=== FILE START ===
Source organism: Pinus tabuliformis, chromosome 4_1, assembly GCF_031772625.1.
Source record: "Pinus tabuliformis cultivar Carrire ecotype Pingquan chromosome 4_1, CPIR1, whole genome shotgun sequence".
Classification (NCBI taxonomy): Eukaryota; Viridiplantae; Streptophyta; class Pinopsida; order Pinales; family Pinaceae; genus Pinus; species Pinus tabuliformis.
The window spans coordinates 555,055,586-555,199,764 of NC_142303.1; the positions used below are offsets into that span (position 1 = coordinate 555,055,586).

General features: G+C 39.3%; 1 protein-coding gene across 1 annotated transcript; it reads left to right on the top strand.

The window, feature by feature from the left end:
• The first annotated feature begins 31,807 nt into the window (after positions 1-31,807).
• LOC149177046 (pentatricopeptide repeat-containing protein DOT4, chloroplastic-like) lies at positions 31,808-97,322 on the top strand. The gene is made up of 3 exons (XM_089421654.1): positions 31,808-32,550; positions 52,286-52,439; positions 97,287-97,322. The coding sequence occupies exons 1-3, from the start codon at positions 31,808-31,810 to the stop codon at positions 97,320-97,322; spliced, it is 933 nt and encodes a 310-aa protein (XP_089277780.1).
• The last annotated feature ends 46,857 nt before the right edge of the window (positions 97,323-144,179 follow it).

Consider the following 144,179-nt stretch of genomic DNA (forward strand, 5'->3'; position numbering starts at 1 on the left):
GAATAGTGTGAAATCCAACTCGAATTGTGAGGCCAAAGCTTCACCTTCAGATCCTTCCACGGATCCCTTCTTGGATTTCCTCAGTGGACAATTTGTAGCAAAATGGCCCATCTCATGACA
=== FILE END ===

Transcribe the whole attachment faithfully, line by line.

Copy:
Source organism: Pinus tabuliformis, chromosome 4_1, assembly GCF_031772625.1.
Source record: "Pinus tabuliformis cultivar Carrire ecotype Pingquan chromosome 4_1, CPIR1, whole genome shotgun sequence".
Classification (NCBI taxonomy): Eukaryota; Viridiplantae; Streptophyta; class Pinopsida; order Pinales; family Pinaceae; genus Pinus; species Pinus tabuliformis.
The window spans coordinates 555,055,586-555,199,764 of NC_142303.1; the positions used below are offsets into that span (position 1 = coordinate 555,055,586).

General features: G+C 39.3%; 1 protein-coding gene across 1 annotated transcript; it reads left to right on the top strand.

The window, feature by feature from the left end:
• The first annotated feature begins 31,807 nt into the window (after positions 1-31,807).
• LOC149177046 (pentatricopeptide repeat-containing protein DOT4, chloroplastic-like) lies at positions 31,808-97,322 on the top strand. The gene is made up of 3 exons (XM_089421654.1): positions 31,808-32,550; positions 52,286-52,439; positions 97,287-97,322. The coding sequence occupies exons 1-3, from the start codon at positions 31,808-31,810 to the stop codon at positions 97,320-97,322; spliced, it is 933 nt and encodes a 310-aa protein (XP_089277780.1).
• The last annotated feature ends 46,857 nt before the right edge of the window (positions 97,323-144,179 follow it).

Consider the following 144,179-nt stretch of genomic DNA (forward strand, 5'->3'; position numbering starts at 1 on the left):
GAATAGTGTGAAATCCAACTCGAATTGTGAGGCCAAAGCTTCACCTTCAGATCCTTCCACGGATCCCTTCTTGGATTTCCTCAGTGGACAATTTGTAGCAAAATGGCCCATCTCATGACA